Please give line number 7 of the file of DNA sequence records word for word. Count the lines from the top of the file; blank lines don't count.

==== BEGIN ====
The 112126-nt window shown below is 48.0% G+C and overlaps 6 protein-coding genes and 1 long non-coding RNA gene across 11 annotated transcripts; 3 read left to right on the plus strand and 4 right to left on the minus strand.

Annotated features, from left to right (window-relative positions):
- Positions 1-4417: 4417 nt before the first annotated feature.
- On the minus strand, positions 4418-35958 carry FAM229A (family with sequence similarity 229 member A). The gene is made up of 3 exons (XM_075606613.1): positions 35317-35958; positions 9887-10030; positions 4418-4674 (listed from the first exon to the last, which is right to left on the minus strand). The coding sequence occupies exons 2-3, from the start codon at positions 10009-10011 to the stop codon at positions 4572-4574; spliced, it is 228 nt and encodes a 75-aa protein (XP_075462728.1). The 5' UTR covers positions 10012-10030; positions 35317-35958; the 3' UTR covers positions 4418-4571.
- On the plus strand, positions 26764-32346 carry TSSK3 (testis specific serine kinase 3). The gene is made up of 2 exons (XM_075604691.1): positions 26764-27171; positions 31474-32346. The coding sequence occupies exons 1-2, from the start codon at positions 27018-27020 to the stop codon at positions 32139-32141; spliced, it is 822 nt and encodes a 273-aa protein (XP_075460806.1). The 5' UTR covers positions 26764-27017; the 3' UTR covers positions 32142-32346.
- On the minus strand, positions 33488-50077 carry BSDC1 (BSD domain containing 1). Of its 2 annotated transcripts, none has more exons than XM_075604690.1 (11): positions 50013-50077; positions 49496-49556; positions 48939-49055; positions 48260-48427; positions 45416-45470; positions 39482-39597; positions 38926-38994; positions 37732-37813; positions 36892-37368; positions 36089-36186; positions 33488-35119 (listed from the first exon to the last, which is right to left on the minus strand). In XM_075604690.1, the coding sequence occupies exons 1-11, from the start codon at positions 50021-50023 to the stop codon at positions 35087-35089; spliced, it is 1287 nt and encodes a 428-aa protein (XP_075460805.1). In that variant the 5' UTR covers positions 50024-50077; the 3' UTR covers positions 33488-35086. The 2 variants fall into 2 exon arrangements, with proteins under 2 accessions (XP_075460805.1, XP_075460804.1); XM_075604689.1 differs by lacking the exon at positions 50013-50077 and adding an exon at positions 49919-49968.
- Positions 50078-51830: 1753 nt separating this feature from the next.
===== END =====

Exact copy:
- Positions 50078-51830: 1753 nt separating this feature from the next.